Dr. Seuss, — AKA Theodor Seuss Geisel — changed children’s literature forever with his whimsical characters, unique use of words. But the reason why Seuss has endured — despite some outlier stinkers in his oeuvre — is that the best books teach life lessons and make comments on climate change, fascism, and greed. The author wrote nearly 50 books before he died in 1991 at the age of 87. While some of them contain harmful stereotypes that reflect the racism of the time and the author’s own prejudices, there are still good messages in the good books. Not all Seuss is bad!
We combed through all of Dr. Seuss’s greatest hits to find the books with the best messages and life lessons within them.
This book is mostly known for its Yertle the Turtle story, but it also contains Gertrude McFuzz, which tackles greed and vanity, and The Big Brag. Yertle the Turtle is about King Yertle who decides that he isn’t happy with his kingdom, despite the fact that he has everything he needs. He wants to reach the moon, so he makes his turtle subjects form a ladder so he can reach it. The turtle at the bottom, Mack, suffers the most and tells the king he’s in pain and hungry. When Mack finally collapses and the turtles come tumbling down, your young one will have learned something about authoritarianism and dictators. It’s available on Amazon here.
When your kids are feeling a little sad or even ungrateful, Dr. Seuss’s Did I Ever Tell You How Lucky You Are? is the perfect cure. Your kids will learn from the wise old man from the Desert of Drize about optimism and gratitude.
The Yooks and Zooks are two different groups that enjoy using butter differently. They go to war over it. It might sound completely ridiculous, but countries have gone to war over ideological differences before. This allegory was written about the Cold War in 1984 and criticizes the arms race. The Butter Battle also teaches kids how to respect differences and be tolerant. This book is available for purchase on Amazon here.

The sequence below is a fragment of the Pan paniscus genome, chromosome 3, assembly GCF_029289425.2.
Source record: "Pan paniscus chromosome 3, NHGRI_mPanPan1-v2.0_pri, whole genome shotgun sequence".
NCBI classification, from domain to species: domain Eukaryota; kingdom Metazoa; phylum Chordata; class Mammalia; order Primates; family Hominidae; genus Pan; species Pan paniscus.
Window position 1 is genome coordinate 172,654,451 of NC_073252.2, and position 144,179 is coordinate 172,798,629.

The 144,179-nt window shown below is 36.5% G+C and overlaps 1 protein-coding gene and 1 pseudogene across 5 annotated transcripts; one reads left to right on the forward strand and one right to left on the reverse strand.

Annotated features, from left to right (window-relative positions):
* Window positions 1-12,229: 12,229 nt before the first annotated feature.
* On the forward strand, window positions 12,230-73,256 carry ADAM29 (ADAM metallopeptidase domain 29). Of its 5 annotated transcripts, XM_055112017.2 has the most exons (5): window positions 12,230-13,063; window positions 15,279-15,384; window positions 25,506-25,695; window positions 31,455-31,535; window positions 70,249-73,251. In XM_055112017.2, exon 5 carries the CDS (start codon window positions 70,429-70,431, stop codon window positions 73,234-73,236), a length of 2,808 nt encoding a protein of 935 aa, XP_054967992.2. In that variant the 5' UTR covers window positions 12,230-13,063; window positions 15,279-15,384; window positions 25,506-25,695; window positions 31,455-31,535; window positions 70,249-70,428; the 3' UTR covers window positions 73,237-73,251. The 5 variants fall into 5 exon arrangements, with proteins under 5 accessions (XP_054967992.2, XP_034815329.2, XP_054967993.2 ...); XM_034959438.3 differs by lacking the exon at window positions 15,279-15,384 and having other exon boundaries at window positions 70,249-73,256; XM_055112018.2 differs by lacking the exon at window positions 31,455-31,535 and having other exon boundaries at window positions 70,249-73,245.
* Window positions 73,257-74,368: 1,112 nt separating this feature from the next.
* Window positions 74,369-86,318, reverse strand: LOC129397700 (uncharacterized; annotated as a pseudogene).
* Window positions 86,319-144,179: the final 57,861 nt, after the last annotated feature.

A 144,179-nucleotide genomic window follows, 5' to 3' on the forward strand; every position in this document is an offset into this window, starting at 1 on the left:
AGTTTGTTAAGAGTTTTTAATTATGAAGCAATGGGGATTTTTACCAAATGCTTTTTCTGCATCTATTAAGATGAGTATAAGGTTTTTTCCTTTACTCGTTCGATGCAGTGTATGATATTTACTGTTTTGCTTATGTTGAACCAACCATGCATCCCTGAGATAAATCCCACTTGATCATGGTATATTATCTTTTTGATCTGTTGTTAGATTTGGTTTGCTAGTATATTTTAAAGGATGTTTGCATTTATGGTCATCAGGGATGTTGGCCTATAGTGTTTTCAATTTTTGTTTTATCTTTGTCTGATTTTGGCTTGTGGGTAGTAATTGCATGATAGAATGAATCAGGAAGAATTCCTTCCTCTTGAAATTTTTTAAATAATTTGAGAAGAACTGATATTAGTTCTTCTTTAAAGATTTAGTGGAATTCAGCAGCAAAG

This Dr. Seuss book is often gifted to recent high school and college graduates before they head off into the world, but that doesn’t mean you should save this book until then. You can read Oh, the Places You’ll Go to your kids now. This book will teach them about how they can reach for their wildest dreams and that life is the ultimate balancing act. Buy this book on Amazon here.
The star-bellied Sneetches look down upon plain-bellied Sneetches. Conflict grows between the two groups until an entrepreneur comes into town with a machine that paints stars on the plain-bellied Sneetches. The Sneeches and Other Stories imparts a lesson about how you shouldn’t classify someone or make assumptions about someone because of their appearance.
Thidwick has a big heart and some pretty big antler. He lets creatures take residence up in his antlers. He wants to help absolutely everyone, but his new residences start to take advantage of his kindness. When Thidwick is in danger and is too weighed down to move, he learns to stand up for himself. It’s great to help people, but sometimes even adults have trouble saying “no.” Thidwick the Big-Hearted Moose provides plenty of good teaching moment for kids—and maybe even you.
One of Dr. Seuss’s most beloved books follows an elephant named Horton after he finds that a speck of dust is actually a small planet called Whoville. He believes that everyone should be treated equally. The other animals of the jungle ridicule Horton for believing in something he can’t see or hear and even try to hurt poor Horton. This groundbreaking book will teach your children about equality and that standing up for something you believe in can be difficult.
You all know the story and your kids might have even watched the TV special, which Seuss illustrated himself. Maybe switch it up this holiday season and read the story of the Grinch out loud with your family. Everyone needs a reminder of what Christmas is actually about now and again.
This young narrator, who vaguely resembles a cat or a dog, has a lot of problems and decides the best way to deal with them is to run away from them. Over the course of I Had Trouble in Getting to Solla Sollew, the narrator learns that they must confront their problems head-on. This is a great lesson for kids of all ages.
This book is one of Dr. Seuss’s most famous books with a message. The Once-ler starts tearing down the Truffula trees to make garments for his new business. The Lorax appears out of the stump of the tree and says that he speaks for the trees as they have no tongues. The Lorax warns the Once-ler to stop what he’s doing, but the Once-ler continues to tear down the trees and creatures flee their environment. This book is extremely relevant as it stresses the importance of the environment and how we can’t let corporate greed destroy it.
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